In this blog post we outlined what UWB is and how it can be used to track location with unprecedented accuracy. While accurate location tracking could be useful, users often find that their data is used in unexpected ways that requires close reading of dense legal agreements. This flow of information is legal, but still violates users’ privacy expectations. These expectations are even more deeply violated when a phone’s location can be tracked despite carefully selected privacy settings on the device. Although this level of ubiquitous centimeter-level tracking is not yet a reality, the pieces are rapidly falling in place. Now is the time to act, before the norms of privacy erode further. Regulators, businesses and end-users need to work together to design a system that can benefit both businesses and customers without unexpected consequences for the customers. 

We would like to thank Helen Nissenbaum for providing feedback on the early drafts.


1. Research projects in wifi localization have achieved accuracies of 10-30cm, but commercially available localization solutions are accurate within meters.
2. Recall that probe packets are sent out periodically to let your device sense which networks you can join. All a retailer needs to do to track your location is collect the timestamps that your device’s probes arrive at their anchors. Some users may erroneously believe that encryption protects them from this kind of tracking, but only packet payloads (not headers) are encrypted. Sequence numbers and source IDs are contained in the UWB standard packet headers.

2020 Workshop on Technology and Consumer Protection

Christo Wilson and I are pleased to announce that the Workshop on Technology and Consumer Protection (ConPro ’20) is returning for a fourth year, co-located with the IEEE Symposium on Security and Privacy in May 2020.

As in past years, ConPro seeks a diverse range of technical research with implications for consumer protection. Past talks have covered dating fraud, ad targeting, mobile app data practices, privacy policy readability, algorithmic fairness, social media phishing, unwanted calls, cryptocurrency security, and much more.

Unlike past years, ConPro 2020 will accept talk proposals for early stage research ideas in addition to short papers. Do you have a new project or idea that you’d like to refine? Are you curious about which project directions could yield the greatest impact? Pitch a talk for ConPro, and get feedback and suggestions from its diverse, engaged audience.

Each year of ConPro, I’ve been heartened by the enthusiasm towards research that can help improve consumer welfare. If this is important to you too, we hope you’ll submit a paper or talk proposal. We’re always excited to expand our community! The submission deadline is January 23, 2020.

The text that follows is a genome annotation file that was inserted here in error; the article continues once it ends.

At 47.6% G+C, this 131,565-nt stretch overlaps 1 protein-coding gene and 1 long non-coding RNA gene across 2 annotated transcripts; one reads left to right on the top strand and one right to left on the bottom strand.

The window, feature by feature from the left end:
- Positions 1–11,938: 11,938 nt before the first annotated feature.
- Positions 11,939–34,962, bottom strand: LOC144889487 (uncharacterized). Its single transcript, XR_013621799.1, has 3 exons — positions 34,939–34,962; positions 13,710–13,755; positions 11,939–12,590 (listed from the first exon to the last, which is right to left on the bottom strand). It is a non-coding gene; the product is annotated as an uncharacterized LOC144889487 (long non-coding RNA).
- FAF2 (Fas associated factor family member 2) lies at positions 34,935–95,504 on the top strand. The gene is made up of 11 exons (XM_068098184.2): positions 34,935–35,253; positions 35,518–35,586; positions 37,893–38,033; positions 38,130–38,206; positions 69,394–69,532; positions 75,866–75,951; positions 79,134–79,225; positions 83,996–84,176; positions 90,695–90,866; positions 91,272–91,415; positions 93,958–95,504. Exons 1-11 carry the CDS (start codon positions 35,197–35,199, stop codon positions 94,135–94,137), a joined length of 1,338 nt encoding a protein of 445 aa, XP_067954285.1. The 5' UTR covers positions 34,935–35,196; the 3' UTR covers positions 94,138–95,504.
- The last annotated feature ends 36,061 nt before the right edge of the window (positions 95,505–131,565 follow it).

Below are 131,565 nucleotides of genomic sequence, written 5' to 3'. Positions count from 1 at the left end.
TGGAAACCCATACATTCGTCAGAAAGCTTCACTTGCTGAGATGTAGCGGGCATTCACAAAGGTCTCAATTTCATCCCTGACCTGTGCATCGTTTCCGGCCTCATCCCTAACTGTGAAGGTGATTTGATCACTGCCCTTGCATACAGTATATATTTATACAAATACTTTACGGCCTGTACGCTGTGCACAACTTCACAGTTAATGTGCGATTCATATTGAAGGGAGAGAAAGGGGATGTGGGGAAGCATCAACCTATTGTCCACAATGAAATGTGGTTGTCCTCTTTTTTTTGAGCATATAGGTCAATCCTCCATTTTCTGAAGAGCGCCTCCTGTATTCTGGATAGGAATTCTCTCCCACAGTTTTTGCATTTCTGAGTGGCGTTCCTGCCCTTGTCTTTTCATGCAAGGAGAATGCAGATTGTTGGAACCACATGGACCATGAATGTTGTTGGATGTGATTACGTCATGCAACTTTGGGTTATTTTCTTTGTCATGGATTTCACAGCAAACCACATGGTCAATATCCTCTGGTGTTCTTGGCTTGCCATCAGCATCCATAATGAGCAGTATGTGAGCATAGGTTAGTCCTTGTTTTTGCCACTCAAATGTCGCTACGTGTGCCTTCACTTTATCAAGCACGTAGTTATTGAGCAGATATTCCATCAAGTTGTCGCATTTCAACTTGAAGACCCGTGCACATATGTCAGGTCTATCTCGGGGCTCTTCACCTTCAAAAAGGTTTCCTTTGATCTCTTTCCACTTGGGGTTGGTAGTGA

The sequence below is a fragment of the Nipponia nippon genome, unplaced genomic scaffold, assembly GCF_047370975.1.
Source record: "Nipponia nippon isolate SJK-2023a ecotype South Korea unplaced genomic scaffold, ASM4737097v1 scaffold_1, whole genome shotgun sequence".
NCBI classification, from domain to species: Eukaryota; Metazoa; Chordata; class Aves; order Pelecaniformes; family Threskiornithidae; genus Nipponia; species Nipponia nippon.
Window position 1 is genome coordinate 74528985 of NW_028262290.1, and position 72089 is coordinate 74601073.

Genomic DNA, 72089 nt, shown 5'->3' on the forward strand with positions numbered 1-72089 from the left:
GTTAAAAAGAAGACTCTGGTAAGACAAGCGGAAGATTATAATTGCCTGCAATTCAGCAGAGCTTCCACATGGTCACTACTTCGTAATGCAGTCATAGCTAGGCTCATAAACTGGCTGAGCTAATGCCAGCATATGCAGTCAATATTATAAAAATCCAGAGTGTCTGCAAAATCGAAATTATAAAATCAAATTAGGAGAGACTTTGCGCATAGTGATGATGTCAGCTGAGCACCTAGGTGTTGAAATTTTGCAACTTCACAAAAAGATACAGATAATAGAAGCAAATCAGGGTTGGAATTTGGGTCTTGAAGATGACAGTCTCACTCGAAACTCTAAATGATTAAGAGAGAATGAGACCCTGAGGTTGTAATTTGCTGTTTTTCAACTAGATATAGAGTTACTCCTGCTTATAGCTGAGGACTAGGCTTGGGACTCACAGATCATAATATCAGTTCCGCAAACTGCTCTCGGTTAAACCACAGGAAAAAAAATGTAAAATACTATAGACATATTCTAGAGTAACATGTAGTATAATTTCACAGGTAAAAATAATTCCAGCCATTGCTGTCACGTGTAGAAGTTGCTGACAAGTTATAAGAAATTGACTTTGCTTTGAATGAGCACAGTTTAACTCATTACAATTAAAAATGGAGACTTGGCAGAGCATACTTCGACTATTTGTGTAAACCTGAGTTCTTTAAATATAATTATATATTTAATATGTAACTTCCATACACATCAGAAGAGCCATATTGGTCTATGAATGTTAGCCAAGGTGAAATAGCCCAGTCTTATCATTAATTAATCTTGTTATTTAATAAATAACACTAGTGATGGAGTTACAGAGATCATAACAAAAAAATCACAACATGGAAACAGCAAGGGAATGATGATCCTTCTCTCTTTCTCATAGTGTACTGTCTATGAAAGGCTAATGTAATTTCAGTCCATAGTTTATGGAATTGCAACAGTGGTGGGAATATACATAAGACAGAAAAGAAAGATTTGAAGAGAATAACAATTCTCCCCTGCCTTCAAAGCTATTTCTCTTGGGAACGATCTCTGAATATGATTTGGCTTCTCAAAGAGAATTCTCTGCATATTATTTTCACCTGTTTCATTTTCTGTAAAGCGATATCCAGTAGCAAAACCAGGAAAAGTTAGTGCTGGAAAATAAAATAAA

CITP Call for Visitors 2020-21

The Center for Information Technology Policy is an interdisciplinary research center at Princeton University that sits at the crossroads of engineering, the social sciences, law, and policy.

CITP seeks applicants for various visiting positions each year. Visitors are expected to live in or near Princeton and to be in residence at CITP on a daily basis. They will conduct research and participate actively in CITP’s programs.

For all visitors, we are happy to hear from anyone working at the intersection of digital technology and public life, including experts in computer science, sociology, economics, law, political science, public policy, information studies, communication, and other related disciplines.

We have a particular interest this year in candidates working on issues related to Artificial Intelligence (AI), Blockchain and Cryptocurrencies.

There are three job postings for CITP visitors: 1) Microsoft Visiting Researcher Scholar/Visiting Professor of Information Technology Policy, 2) Visiting IT Policy Fellow, and 3) Postdoctoral Research Associate or more senior IT policy researcher. For more information about these positions and to apply, please see our hiring page.

For full consideration, all applications should be received by December 31, 2019.

Enhancing the Security of Data Breach Notifications and Settlement Notices

[This post was jointly written by Ryan Amos, Mihir Kshirsagar, Ed Felten, and Arvind Narayanan.]

We couldn’t help noticing that the recent Yahoo and Equifax data breach settlement notifications look a lot like phishing emails. The notifications make it hard for users to distinguish real settlement notifications from scams. For example, they direct users to URLs on unfamiliar domains that are not clearly owned by the company that was breached nor any other trusted entity. Practices like this lower the bar for scammers to create fake phishing emails, potentially victimizing users twice. To illustrate the severity of this problem, Equifax mixed up domain names and posted a link to a phishing website to their Twitter account. Our discussion paper presents two recommendations to stakeholders to address this issue.